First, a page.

The Air Force‘s Advanced Battlefield Management System (ABMS) — the network that the force hopes will link sensors across air, land, sea and space — needs stronger analysis and cost estimates to ensure it doesn’t slip behind schedule and incur cost overruns, according to a new Government Accountability Office report.
The report highlights the Air Force’s lack of planning and cost analysis as a mistake that major weapons systems programs have fallen in before. ABMS is critical to the future of the Air Force as it is the foundation of Joint All Domain Command and Control (JADC2), the military’s futuristic network-of-networks concept that will aim to expand data interoperability across the services. ABMS has already seen some delays due to the coronavirus pandemic with its April demo being delayed to June.
“Unless addressed, the unclear decision-making authorities will hinder the Air Force’s ability to effectively execute and assess ABMS development across multiple organizations,” the report states.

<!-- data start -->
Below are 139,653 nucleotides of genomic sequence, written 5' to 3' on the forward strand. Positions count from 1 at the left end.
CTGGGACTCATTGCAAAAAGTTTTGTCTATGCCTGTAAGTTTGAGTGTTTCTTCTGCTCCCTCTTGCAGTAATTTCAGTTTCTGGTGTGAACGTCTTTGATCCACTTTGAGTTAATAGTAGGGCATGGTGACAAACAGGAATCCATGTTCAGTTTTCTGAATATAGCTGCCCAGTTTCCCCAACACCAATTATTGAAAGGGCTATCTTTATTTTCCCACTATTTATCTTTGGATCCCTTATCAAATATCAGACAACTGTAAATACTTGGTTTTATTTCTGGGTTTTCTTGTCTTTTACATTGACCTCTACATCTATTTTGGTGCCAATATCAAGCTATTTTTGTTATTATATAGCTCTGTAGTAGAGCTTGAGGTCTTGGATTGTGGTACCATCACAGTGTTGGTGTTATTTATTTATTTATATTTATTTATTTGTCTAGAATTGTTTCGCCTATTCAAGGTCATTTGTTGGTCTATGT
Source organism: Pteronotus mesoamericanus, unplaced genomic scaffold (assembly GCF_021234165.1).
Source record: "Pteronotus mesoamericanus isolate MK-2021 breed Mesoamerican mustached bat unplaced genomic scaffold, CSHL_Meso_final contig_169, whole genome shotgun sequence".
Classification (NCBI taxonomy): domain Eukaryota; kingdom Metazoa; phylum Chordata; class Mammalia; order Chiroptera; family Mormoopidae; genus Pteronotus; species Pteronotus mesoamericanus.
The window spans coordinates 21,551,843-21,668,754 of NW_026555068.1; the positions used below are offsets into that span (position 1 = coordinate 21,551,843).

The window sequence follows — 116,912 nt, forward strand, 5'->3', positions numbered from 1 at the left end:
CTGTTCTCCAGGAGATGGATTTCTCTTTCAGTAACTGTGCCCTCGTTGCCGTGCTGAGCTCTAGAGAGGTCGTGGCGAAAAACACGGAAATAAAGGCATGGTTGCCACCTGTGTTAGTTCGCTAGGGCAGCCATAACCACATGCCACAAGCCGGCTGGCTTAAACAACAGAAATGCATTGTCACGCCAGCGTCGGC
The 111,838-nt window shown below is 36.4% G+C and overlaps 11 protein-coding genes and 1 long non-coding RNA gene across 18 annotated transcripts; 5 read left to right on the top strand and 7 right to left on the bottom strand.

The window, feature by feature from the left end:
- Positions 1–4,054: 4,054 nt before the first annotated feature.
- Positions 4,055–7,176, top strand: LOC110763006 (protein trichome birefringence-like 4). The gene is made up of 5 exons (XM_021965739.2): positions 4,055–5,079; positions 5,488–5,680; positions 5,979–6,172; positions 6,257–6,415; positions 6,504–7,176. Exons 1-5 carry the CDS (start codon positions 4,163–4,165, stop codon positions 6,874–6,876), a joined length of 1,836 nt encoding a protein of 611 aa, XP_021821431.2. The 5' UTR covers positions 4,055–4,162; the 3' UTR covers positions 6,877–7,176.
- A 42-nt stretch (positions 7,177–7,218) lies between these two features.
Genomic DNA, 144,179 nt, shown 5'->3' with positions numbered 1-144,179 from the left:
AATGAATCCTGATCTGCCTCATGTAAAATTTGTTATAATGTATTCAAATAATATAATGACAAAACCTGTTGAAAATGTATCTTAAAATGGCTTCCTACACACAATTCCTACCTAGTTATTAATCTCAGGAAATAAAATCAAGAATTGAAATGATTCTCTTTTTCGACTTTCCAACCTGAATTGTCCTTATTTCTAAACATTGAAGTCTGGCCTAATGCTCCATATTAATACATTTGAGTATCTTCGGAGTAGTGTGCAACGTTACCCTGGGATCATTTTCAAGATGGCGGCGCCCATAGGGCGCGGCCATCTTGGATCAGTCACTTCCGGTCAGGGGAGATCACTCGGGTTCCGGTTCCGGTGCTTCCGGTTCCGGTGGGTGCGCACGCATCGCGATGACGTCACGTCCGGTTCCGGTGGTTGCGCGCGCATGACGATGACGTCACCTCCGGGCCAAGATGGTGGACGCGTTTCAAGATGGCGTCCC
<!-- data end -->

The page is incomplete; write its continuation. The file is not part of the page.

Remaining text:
To mitigate potential cost overruns or schedule delays for the system’s development, the report recommends creating more robust analysis and planning, and that the Air Force brief Congress quarterly. The GAO directs many of the recommendations to the chief architect for the program, Preston Dunlap, who has served in that position since March 2019. The chain of command on the project also needs refinement, the report says, recommending the Air Force make a document outlining acquisition authority and decision-making responsibilities.
The Air Force has taken a “nontraditional approach” in its development of ABMS and JADC2. Instead of working through long requirement lists, the service has chosen to focus on short-term efforts that will “enable it to rapidly field capabilities,” according to GAO. But that path of tech-sprints still needs detailed plans to ensure the program doesn’t fall behind and out of sight of Congress.
“GAO’s previous work has shown that weapon systems without a sound business case are at greater risk for schedule delays, cost growth, and integration issues,” the report states.